Well, as predicted the s**t hit the fan today - the trainers were not pleased that there were barely enough people for one session, let alone 2, and all sorts of emails and phone calls were flying around while I was delivering a different training course. During this time, everyone was frantically trying to get hold of me - in the end my manager's manager broke into the training session to let me know that it had all gone pear shaped. Bet you can guess how well the training I was delivering went after that.

Anyway, I had an email from her (manager's manager - or as I prefer to call her "big bum" - not very PC, I know, but quite accurate) asking me what had gone on etc etc. Here are edited highlights of the email I sent to her in reply (minus the boring logistics bits)

"I, too am disappointed in the way the training in [other site] has turned out. Unfortunately, the [other site] freelance workers were given only 1 day's notice for the training, due to the fact that we were not given the schedule until Friday afternoon. Also, despite asking and chasing, I could not get definite confirmation of which members of staff in [other site] needed training - I was only told yesterday that the list I was working from included some people who did not need the training for various reasons [insert boring logistical detail here]. I am very concerned about the way I have been put "in charge" of training - for the whole company it would appear - without any clear guidelines as to what is expected of me, and what my exact role is. I was planning on discussing this with [my manager] in my next 1-2-1 (this week, I presume), but would be glad to discuss it with you, as well, or instead, if you prefer."

She almost immediately came over and asked to have a quick meeting with me. The last time she had a meeting with me, it took place in the kitchen, with everyone popping in and out for their teas and coffees etc, so I was ready to insist on some privacy. Anyway, she offered a nearby meeting room, so that was one battle I didn't have to fight. I explained that I was unclear as to my exact role and the authority I have to carry out the things I have been asked to do, she basically said that she wants me to take ownership of all the training, although there is no actual official training role on offer as such at the moment - but if there was, then she would support any application I might make. (gee, that's good of you).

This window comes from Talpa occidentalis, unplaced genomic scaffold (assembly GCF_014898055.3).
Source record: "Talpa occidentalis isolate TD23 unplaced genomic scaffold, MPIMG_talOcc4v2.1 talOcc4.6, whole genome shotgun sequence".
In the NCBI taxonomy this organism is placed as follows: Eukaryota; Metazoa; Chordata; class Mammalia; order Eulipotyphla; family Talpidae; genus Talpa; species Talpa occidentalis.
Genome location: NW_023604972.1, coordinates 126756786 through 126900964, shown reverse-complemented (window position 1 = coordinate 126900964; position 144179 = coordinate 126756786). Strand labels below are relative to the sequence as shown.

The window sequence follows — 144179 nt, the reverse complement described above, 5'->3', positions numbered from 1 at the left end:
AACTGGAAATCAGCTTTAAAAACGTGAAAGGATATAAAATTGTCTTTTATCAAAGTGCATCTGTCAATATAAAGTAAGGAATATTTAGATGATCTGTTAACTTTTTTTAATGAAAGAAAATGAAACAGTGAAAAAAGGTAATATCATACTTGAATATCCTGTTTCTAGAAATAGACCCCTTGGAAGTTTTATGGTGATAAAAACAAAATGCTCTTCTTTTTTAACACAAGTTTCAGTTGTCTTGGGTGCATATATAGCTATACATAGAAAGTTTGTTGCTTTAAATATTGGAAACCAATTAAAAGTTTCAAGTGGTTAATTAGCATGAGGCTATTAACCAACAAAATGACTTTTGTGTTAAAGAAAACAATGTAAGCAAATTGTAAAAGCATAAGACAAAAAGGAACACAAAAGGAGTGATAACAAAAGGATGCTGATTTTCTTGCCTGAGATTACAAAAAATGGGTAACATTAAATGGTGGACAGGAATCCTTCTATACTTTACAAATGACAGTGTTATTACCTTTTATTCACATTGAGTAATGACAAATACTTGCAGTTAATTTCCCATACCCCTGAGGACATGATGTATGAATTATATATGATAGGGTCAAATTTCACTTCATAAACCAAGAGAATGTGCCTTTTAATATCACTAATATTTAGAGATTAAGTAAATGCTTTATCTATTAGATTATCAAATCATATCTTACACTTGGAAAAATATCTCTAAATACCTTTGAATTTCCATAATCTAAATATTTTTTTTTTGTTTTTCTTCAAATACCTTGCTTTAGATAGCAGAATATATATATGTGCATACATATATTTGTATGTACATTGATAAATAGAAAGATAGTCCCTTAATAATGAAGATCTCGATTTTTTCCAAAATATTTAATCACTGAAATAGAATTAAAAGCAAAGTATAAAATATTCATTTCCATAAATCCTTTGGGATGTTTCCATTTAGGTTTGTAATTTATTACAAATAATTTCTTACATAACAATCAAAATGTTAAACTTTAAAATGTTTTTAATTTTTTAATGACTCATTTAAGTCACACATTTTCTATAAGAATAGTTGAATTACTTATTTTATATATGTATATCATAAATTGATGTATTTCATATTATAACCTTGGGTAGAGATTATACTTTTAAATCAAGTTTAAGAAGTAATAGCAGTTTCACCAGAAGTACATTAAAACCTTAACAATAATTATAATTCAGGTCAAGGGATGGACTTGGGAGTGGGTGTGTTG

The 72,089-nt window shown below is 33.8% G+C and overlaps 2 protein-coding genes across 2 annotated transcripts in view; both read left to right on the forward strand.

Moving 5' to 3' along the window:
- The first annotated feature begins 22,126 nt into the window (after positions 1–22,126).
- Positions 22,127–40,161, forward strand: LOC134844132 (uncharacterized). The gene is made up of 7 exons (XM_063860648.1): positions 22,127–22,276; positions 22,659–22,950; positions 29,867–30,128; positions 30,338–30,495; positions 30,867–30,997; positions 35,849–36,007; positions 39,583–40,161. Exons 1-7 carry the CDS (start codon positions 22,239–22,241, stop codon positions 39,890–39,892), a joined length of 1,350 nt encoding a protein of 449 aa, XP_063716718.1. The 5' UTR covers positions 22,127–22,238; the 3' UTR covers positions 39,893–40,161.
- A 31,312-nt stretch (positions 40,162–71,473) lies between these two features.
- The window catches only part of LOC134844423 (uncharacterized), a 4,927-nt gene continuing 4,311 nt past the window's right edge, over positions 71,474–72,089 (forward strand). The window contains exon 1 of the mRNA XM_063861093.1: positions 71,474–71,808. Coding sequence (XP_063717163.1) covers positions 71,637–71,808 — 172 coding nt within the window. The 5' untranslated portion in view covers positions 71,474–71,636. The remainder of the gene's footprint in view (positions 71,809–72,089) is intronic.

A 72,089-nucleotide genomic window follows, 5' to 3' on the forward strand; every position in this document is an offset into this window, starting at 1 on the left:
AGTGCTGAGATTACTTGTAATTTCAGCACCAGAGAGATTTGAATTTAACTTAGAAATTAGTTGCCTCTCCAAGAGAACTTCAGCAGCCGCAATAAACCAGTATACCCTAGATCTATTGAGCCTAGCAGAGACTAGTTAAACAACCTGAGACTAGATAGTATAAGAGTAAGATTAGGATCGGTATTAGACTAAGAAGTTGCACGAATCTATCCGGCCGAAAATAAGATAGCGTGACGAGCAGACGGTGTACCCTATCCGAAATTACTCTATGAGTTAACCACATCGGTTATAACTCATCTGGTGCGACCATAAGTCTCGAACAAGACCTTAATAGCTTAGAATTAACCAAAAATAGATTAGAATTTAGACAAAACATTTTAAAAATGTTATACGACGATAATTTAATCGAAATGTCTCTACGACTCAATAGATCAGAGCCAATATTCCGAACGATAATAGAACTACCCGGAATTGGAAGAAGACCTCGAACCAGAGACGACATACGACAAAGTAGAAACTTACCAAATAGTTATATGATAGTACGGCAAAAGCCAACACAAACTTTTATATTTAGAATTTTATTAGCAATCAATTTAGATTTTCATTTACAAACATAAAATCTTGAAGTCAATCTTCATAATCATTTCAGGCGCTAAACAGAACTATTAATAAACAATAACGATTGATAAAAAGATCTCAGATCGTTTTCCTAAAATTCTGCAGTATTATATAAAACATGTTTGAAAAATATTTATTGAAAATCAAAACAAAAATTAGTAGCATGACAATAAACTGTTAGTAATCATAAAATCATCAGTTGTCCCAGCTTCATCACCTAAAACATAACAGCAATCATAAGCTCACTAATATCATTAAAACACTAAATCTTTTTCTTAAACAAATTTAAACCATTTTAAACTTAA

I explained what had gone wrong with today's schedule, and she said that she didn't blame me (although she's the sort of person who says one thing to your face, and another thing behind your back). She expressed amazement that I hadn't been involved in organising this training before, she thought that I'd been doing it all along, I was doing it so well (flattery will get you nowhere). She said that she was happy to kick butt with people if I needed someone with a bit more clout, but really not to bother her with the little details, as she wasn't interested in training and couldn't see how she'd got to be in charge of training. I pointed out that as my manager, she was there by default. She also told me that I have to prioritise, but that I must decide for myself what the priorities are - I pointed out that I don't always have the requisite background knowledge to do that, which she acknowledged. She also dropped in that they are going to be taking on 10 people soon, and she would be looking to me to organise induction training.

So what they want is for me to fullfil the role that my former manager had been fulfilling, without the £6k per year extra money. In my 1-2-1 with my line manager, I will be asking him to consider moving me up 2 grades - I will not be on a manager's pay then, but at least will be getting a salary that recognises the extra effort and responsibility I am putting in / have taken on. If they're not prepared to give me a payrise, then I will have to review my position. But for the moment I will bide my time.